• The Board may only discuss whether to approve or reject the Refinancing Plan, which is approved by a majority of recognized creditors.
  • The Refinancing Plan includes all debts, payment schedules, and interest rates.
  • Failure to comply with the Refinancing Plan results in its automatic termination.
  • Creditors with more than 30 percent of recognized debts may designate a supervisor, at their expense, to verify compliance with the Refinancing Plan.

Actions for creditors

Debtors are advised to take the following actions:

1. Team building

  • Create an ad hoc working group to provide financial, accounting and legal support and which is prepared to negotiate with debtors.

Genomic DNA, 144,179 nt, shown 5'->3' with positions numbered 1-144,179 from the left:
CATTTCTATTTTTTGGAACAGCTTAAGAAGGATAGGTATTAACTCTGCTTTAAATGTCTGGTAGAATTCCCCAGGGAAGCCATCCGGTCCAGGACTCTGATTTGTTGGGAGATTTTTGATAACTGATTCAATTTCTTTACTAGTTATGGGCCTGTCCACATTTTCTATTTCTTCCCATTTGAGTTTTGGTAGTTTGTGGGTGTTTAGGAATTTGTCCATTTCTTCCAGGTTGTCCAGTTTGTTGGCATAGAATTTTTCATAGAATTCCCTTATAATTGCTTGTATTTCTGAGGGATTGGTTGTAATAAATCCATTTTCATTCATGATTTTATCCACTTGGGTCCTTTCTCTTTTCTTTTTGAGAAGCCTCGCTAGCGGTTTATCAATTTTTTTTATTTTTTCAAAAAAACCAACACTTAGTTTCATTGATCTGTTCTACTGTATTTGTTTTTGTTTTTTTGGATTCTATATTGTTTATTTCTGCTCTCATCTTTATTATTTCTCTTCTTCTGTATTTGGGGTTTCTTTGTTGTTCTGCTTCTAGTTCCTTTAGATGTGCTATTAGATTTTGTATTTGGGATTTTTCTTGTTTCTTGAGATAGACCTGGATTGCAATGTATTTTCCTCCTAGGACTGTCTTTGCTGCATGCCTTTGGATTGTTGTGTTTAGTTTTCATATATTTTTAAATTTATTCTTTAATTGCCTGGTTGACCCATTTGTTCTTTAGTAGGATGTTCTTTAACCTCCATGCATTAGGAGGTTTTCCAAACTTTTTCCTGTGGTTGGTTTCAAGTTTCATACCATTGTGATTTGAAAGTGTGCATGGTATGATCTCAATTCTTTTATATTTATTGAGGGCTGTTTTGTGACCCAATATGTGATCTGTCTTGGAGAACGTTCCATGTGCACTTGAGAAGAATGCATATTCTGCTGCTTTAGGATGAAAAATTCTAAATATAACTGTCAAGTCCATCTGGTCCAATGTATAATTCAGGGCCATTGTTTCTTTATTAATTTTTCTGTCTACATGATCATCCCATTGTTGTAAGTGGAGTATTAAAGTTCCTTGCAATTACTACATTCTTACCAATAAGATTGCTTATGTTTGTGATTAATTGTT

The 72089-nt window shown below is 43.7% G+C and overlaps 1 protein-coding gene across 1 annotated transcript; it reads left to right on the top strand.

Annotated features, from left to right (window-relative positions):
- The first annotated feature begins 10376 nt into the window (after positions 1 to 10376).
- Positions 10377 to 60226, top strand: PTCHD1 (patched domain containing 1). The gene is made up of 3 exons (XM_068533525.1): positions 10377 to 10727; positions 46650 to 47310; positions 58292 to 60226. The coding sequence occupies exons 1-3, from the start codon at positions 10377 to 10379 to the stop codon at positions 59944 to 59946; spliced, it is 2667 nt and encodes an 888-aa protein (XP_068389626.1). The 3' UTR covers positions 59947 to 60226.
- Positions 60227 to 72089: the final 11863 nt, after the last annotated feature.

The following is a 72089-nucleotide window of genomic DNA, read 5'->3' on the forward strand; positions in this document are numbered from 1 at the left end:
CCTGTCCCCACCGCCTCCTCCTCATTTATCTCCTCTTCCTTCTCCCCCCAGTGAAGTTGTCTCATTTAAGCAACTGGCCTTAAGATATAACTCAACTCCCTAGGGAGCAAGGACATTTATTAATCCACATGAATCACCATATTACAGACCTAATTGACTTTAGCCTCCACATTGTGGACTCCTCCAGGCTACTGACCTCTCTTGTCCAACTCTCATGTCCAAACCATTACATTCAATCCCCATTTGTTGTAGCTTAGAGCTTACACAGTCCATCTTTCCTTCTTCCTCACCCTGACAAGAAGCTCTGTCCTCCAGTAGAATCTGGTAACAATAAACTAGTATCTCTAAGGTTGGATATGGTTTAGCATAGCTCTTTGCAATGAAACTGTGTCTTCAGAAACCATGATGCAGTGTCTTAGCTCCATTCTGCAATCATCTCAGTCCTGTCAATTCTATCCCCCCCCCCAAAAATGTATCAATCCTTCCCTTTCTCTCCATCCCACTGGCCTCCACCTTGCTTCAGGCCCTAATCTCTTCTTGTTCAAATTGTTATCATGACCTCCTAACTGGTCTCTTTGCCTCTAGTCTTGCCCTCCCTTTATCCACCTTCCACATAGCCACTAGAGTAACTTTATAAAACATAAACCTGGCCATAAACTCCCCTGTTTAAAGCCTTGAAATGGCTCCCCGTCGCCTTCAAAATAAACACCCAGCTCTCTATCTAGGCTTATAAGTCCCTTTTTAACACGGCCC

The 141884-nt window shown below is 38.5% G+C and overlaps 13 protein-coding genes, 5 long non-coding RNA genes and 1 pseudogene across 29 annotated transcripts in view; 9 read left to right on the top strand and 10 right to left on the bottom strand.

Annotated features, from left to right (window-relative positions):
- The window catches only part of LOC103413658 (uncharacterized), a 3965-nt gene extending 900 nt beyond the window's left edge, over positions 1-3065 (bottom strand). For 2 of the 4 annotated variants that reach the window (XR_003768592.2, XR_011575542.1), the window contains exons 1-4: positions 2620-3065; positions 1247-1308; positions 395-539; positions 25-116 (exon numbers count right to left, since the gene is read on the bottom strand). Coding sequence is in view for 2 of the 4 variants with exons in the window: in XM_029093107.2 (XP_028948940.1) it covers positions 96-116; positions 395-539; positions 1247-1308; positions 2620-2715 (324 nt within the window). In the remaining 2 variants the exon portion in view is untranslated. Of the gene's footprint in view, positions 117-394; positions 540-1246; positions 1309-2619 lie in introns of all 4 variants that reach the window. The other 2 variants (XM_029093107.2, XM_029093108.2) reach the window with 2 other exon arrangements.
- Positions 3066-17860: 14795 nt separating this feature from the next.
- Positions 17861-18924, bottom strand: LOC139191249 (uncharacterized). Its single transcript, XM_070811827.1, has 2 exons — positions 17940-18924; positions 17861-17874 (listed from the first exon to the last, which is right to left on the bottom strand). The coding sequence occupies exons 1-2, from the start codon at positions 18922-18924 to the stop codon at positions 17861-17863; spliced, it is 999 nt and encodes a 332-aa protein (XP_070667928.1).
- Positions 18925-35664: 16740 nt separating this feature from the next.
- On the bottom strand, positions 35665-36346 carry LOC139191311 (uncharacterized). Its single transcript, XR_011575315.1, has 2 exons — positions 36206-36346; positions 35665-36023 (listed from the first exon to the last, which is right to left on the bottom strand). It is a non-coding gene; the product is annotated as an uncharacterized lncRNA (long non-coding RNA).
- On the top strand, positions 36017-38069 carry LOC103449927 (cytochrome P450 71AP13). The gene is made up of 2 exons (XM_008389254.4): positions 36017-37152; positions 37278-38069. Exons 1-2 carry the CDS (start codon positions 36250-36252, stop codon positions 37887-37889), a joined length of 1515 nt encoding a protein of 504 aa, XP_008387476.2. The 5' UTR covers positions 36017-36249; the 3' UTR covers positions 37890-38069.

2. Debtor diagnosis

  • Identify the main debtors, including those with overdue obligations, and those that may have liquidity problems.
  • Prepare and update a list of debtors, the amount of the debts, and due dates, and confirm whether the debts have guarantees and, if applicable, identify the guarantees.
  • Analyze scenarios for negotiating debts – including refinancing, payments with assets, capitalizations, and flexible payment formulas – that avoid non-compliance with the Refinancing Plan, which could result in liquidation.

3. Create an archive of debts

  • Collect and consolidate in digital format the supporting documentation for the debts, including public deeds, contracts, purchase or service orders, emails, invoices, bills, securities, payment schedules, bank transfer reports, among others.

4. Contact with creditors and followup